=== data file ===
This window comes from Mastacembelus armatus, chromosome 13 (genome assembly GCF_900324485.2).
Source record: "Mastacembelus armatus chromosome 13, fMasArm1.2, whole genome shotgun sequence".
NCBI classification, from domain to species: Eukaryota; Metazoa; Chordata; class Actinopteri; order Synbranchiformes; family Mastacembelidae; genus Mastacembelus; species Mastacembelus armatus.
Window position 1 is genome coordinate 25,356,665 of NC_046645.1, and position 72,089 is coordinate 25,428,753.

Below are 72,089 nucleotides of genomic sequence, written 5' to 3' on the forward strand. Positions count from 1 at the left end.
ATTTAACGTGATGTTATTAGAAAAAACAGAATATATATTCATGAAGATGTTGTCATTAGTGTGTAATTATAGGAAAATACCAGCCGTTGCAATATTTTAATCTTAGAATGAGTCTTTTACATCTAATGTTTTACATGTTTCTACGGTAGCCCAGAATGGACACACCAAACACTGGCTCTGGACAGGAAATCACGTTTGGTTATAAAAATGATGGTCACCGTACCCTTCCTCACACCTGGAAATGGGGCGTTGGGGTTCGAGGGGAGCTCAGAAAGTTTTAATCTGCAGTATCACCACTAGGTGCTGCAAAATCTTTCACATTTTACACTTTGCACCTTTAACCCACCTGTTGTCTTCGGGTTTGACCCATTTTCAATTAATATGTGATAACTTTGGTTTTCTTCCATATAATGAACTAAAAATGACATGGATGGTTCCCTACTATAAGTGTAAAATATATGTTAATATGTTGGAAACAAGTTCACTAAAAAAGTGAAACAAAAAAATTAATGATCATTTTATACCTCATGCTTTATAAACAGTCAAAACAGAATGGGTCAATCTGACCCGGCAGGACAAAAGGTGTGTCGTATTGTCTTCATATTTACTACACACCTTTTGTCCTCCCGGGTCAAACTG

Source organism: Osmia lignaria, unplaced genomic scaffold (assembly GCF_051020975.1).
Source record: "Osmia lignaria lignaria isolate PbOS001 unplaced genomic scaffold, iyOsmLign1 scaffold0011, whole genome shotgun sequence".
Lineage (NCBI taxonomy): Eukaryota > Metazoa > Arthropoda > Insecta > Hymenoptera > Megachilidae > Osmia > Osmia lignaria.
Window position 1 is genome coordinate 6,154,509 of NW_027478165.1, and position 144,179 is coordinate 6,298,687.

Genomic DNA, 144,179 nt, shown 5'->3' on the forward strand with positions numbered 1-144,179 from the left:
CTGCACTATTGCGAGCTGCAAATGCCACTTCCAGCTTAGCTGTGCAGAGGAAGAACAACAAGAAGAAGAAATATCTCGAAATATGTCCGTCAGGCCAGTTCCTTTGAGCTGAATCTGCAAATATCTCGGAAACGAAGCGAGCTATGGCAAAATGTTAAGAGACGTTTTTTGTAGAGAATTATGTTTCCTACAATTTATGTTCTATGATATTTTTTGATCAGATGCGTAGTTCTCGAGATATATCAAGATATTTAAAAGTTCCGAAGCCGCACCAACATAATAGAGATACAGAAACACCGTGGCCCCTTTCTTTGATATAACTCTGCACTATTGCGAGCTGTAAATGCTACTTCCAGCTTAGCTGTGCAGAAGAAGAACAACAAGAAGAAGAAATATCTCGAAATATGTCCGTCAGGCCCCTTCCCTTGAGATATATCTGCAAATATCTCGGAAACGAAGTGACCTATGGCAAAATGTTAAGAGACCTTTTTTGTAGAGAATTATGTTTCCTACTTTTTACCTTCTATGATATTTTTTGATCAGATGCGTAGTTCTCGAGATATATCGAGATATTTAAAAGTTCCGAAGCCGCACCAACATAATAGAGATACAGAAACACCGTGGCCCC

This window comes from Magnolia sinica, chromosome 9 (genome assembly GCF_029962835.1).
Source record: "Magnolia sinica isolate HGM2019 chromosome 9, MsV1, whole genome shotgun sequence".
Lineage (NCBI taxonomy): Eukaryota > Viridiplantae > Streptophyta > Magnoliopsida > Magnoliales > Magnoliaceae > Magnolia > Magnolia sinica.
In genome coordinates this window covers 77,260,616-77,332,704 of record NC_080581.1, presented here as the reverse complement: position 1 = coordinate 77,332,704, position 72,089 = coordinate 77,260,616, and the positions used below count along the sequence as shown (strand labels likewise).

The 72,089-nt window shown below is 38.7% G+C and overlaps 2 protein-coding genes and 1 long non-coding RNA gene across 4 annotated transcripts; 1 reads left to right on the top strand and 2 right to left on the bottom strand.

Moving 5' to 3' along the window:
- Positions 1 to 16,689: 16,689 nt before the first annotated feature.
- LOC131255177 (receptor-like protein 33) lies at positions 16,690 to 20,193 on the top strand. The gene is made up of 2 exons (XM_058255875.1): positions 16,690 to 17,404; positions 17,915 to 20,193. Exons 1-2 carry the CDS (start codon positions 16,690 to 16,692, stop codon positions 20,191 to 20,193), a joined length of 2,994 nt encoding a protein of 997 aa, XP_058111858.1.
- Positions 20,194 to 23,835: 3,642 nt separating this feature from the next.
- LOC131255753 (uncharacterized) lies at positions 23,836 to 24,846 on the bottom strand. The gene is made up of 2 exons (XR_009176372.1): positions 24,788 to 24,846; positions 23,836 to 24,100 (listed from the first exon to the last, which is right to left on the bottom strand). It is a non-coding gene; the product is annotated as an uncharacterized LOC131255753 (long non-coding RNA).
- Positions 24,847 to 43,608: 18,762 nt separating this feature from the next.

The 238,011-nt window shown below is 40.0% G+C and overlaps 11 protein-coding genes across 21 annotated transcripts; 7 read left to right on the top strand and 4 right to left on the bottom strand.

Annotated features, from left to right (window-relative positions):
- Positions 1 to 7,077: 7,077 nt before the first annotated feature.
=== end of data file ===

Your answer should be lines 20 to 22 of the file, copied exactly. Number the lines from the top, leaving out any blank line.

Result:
- LOC131255177 (receptor-like protein 33) lies at positions 16,690 to 20,193 on the top strand. The gene is made up of 2 exons (XM_058255875.1): positions 16,690 to 17,404; positions 17,915 to 20,193. Exons 1-2 carry the CDS (start codon positions 16,690 to 16,692, stop codon positions 20,191 to 20,193), a joined length of 2,994 nt encoding a protein of 997 aa, XP_058111858.1.
- Positions 20,194 to 23,835: 3,642 nt separating this feature from the next.
- LOC131255753 (uncharacterized) lies at positions 23,836 to 24,846 on the bottom strand. The gene is made up of 2 exons (XR_009176372.1): positions 24,788 to 24,846; positions 23,836 to 24,100 (listed from the first exon to the last, which is right to left on the bottom strand). It is a non-coding gene; the product is annotated as an uncharacterized LOC131255753 (long non-coding RNA).